We know to "Reduce, Reuse, Recycle," and most of us even follow that advice. But with the amount of packaging materials and information out there, the basics of sustainably getting rid of our food-related waste—from the aluminum we use to pack sandwiches for lunch and the yogurt containers from breakfast to the bits and bobs of vegetable trimmings—can get muddled.
Here's a breakdown of some of the most common terms you'll see, what they mean, and how you can reduce your landfill input from the kitchen:
Recycling is the process of converting waste into a reusable material—but this doesn't necessarily mean that recycling one material (like a used milk carton) directly leads to a new supply of the same material (a new milk carton), which is often too expensive. Instead, the product is often reused to create another product entirely.
It isn't a 100% efficient process, but recycling still makes an enormous large-scale impact. For example, recycling a steel can (what most canned fruits and vegetables come in) saves at least "75% of the energy it would take to create steel from raw materials...enough energy to power 18 million homes," according to Waste Management.
While things like electronics and batteries can't be completely recycled, valuable materials, like copper, gold, lead, and platinum can be salvaged from them. According to Waste Management, nearly 100% of a computer is capable of being recycled—but over 130,000 computers are simply tossed in the United States every day.
Many materials can be recycled, including metals (like aluminum and steel cans), paper and cardboard, glass, plastics, batteries and bulbs, and electronics, but the number indicated within the recycling logo (the chasing-arrow) isn't necessarily an automatic indication of whether they can or not. It simply conveys the type of material used. For a full list of recyclable materials, check the Waste Management website. Most commonly, recyclable materials are often gathered in curbside collection, drop-off centers, and buy-back centers (the machines in grocery stores that pay for bottles).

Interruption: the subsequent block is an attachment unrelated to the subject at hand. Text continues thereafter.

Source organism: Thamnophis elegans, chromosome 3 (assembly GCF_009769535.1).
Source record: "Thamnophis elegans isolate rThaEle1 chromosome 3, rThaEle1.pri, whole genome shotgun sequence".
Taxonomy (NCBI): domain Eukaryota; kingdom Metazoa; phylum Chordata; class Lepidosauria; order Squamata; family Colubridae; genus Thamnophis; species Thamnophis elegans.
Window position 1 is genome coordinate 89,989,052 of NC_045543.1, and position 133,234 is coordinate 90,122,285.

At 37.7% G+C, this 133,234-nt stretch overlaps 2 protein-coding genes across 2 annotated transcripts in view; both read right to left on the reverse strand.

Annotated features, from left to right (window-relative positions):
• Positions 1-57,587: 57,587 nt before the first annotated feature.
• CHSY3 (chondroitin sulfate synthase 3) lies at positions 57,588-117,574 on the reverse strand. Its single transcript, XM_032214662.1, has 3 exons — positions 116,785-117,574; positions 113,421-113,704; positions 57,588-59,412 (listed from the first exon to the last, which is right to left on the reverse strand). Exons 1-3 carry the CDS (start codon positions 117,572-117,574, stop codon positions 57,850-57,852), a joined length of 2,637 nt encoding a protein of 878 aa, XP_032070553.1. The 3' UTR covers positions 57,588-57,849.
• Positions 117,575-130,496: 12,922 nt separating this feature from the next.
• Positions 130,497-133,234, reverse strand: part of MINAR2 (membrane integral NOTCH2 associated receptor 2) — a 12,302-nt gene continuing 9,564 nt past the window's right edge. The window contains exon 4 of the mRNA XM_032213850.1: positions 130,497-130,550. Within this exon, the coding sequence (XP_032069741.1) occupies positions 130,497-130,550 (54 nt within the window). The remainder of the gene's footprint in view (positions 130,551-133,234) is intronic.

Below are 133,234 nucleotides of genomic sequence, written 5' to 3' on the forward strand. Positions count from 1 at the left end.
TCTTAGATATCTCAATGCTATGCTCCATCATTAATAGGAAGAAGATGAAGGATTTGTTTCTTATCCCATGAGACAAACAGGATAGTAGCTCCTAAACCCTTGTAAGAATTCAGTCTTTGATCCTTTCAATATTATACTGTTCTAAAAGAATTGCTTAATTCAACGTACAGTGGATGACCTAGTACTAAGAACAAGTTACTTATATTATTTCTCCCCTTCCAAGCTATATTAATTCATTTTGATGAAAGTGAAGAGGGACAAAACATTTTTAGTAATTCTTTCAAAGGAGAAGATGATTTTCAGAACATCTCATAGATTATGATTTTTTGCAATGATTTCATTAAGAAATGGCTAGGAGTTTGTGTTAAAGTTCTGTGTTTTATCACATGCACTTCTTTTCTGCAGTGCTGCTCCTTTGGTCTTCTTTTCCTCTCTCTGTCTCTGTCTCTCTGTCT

You've likely heard that you should rinse food waste, like milk and scraps, from containers before recycling them and it's no joke. Just one dirty container in a bale of plastic can be enough to contaminate a load of thousands of pounds of plastic, ultimately sending it all to a landfill. This is especially important to keep in mind with materials that cling to food, like aluminum foil—rinse before you toss!
Biodegradable refers to any material that can be decomposed by bacteria and micro-organisms and will, in a relatively short time, return to nature. Historically, this has included things like animal and food waste, but many containers, made from starch, cellulose, and other organic (and some inorganic) biodegradable materials (called bioplastics) are being used to package food.
The benefit is that these products are usually compostable and arguably cut down on landfill waste, but as a 2008 Guardian article reported, there's debate as to how beneficial they actually are for the environment. The article cited the fact that there may not be enough land to grow crops to produce these products, many of which just end up clogging landfills and producing the harmful greenhouse gas methane. In short, it may be too simplistic to say that biodegradable is good and non-biodegradable is bad.
While all compostable material is biodegradable, not all biodegradable material is compostable. The primary difference between the two is that while biodegradable materials return to nature, they can disappear completely and sometimes leave metal residue, but compostable materials create something called humus, or nutrient-rich, water-retaining soil that plants love. (Some gardeners refer to this as "black gold.")
What are some of your favorite ways to cut down on kitchen waste? Tell us in the comments below!